U. S. A. Hosp. Dept. Field Surgery Set
Used by Documented
Gettysburg Surgeon Frank Ridgway
73 rd & 74th Regt's
Hermann Hernstein surgical instruments (major supplier of
instruments to the U.S.A. Hosp. Dept.)
1851-52: 68 Duane
1853-54: 81 Duane
1855-57: 81 Duane
and 393 Broadway
1858: 81 Duane, 131
Mercer, and 393 Broadway
1859-61: 131 Mercer and 393 Broadway (pre-War)
Hermann Hernstein & Son
(Hermann and Albert L. Hernstein)
1862-65: 131 Mercer and 393 Broadway
Hermann Hernstein & Son
1865: 2 Liberty and
393 Broadway (Post War)
This early Civil War period set
is three layer (16 x 6 1/4 x 3 3/4
in.) mahogany, purple velvet lined case and is
typical early Hernstein military issue with sliding latches and no key lock. There are no brass
screws as are seen on later military sets, but the exterior corner-pieces are there for re-enforcement as is normal for
military issue. Instruments are marked for the
U. S. Army Hospital
Department, with both Hernstein and Hernstein & Son to key on for the date and source.
There are three levels of
the case: lid with removable partition, removable tray, and the lower
section for a set of gullet forceps, urinary sounds and
catheters. This type of set would have seen service in the
field rather than in a rear area hospital.
M.D. Graduate of New York University, Medical College, 1860 - 1861
According to the Roster of Regimental
Surgeons and Assistant Surgeons, Frank Ridgway, M.D. transferred to the 74th
infantry from the 73rd infantry in July 1863, and mustered out of the
74th on July 26, 1864.
Frank Ridgway, (born 1840) was as an
assistant surgeon in the Second Fire Zouaves, which was commissioned on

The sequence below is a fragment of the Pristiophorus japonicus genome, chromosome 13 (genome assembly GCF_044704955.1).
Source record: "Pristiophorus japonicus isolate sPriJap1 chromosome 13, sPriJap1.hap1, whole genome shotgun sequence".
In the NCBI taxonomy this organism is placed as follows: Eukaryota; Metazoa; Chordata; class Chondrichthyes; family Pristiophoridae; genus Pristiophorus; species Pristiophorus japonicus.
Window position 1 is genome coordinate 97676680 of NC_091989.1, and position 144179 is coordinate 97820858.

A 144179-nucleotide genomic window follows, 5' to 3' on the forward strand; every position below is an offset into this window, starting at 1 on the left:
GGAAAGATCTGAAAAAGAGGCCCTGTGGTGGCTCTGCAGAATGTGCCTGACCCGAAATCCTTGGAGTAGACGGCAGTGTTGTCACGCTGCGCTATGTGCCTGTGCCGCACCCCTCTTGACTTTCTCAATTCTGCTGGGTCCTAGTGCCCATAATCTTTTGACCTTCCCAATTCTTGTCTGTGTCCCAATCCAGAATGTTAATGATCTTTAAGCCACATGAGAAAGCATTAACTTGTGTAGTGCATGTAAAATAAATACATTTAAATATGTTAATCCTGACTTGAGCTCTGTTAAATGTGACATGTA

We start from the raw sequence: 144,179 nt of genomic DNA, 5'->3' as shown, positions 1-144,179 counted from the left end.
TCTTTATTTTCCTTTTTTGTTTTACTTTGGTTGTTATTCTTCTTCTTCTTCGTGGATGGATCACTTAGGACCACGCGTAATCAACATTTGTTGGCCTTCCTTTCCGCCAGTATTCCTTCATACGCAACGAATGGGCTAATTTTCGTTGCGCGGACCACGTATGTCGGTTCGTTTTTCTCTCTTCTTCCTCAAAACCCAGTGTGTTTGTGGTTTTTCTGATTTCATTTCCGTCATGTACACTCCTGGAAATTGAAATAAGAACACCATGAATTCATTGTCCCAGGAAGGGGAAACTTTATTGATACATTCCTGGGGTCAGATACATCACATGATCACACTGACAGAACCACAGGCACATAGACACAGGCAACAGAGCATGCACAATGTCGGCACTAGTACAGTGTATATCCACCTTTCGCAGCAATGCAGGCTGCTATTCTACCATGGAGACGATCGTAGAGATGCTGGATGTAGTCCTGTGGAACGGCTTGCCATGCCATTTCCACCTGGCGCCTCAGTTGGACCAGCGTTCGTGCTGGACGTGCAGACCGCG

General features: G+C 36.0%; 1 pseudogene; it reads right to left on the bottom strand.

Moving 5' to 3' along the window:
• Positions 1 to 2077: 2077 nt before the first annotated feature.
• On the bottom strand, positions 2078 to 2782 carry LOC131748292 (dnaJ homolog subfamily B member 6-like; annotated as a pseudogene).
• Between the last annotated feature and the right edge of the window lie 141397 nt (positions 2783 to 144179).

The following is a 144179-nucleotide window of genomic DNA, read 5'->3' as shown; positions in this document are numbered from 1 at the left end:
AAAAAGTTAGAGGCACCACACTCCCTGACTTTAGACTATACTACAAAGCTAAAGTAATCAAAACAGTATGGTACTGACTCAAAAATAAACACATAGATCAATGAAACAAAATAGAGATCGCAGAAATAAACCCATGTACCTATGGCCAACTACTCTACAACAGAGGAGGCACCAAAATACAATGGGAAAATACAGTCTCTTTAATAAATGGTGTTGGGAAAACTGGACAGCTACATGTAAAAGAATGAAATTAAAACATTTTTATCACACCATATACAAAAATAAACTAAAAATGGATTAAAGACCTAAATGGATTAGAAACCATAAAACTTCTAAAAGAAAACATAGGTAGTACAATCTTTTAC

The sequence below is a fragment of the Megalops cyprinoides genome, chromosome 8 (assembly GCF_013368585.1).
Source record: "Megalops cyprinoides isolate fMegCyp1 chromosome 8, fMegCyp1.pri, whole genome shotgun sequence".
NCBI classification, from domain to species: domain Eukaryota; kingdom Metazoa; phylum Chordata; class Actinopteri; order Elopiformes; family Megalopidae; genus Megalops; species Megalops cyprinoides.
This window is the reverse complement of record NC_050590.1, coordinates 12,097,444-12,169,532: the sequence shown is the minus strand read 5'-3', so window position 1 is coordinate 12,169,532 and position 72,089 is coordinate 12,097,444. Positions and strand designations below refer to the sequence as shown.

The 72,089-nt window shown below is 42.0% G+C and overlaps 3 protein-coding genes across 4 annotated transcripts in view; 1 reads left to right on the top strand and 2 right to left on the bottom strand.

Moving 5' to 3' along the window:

Nov 27, 1861, after which they were known as the 73rd New York
Volunteers. They consisted mainly of fireman and runners from New York.
They were originally camped near Washington, D.C., then were in the
battle of Yorktown, Fredericksburg, as well as Gettysburg.
Frank Ridgway, age 22 years;
enrolled July 17, 1861, at Camp Decker to serve three years ; mustered
in as Assistant Surgeon, September 5, 1861 ; discharged, June 30, 1863,
for promotion to Surgeon, 74th Infantry ; commissioned Assistant
Surgeon, November 27, 1861, with rank from September 5, 1861.
Assistant Surgeon Ridgway was in the
73rd NY, Excelsior Brigade with Gen. Sickles. He saw action thru
Chancellorsville. Then, just before Gettysburg, he was
promoted/commissioned as a Surgeon in the 74th NY, also he was with the
Excelsior Brigade and Gen. Sickles, which saw heavy action at
Gettysburg. Ridgeway was with the 74
and 73 rd NY (Excelsior Brigade) for the duration of the war. He was
promoted Surgeon 6/30/63 just prior to Gettysburg. The engraved cartouche on the lid of the case
indicates Ridgway was involved in twenty eight battles. Truly a
lucky man to have survived the War and it may have influenced the
professional decisions he made after the War.
full article published in the 1961 New-York
Historical Society Quarterly about Frank Ridgway and his
exploits during the Civil War 1861 to 1864, based on
Ridgway's personal diary. Also shown are citings
or operations performed by Ridgway from the Medical and
Surgical History database.
Following his discharge, he did not
follow a medical career, instead he entered the construction field. He
is listed in the 1880 census, living in Richmond, Staten Island. He
did have 2 daughters, Clara and Mary who donated his papers and
this surgery set to the New York University in 1924 (see note attached to
the surgery set) according to "Report of the President, by New York
University, Published by the University, 1956, item notes: 1924 - 1925.
The set was then given to a New York doctor, who later gave it to a
surgeon friend from whom I procured the set.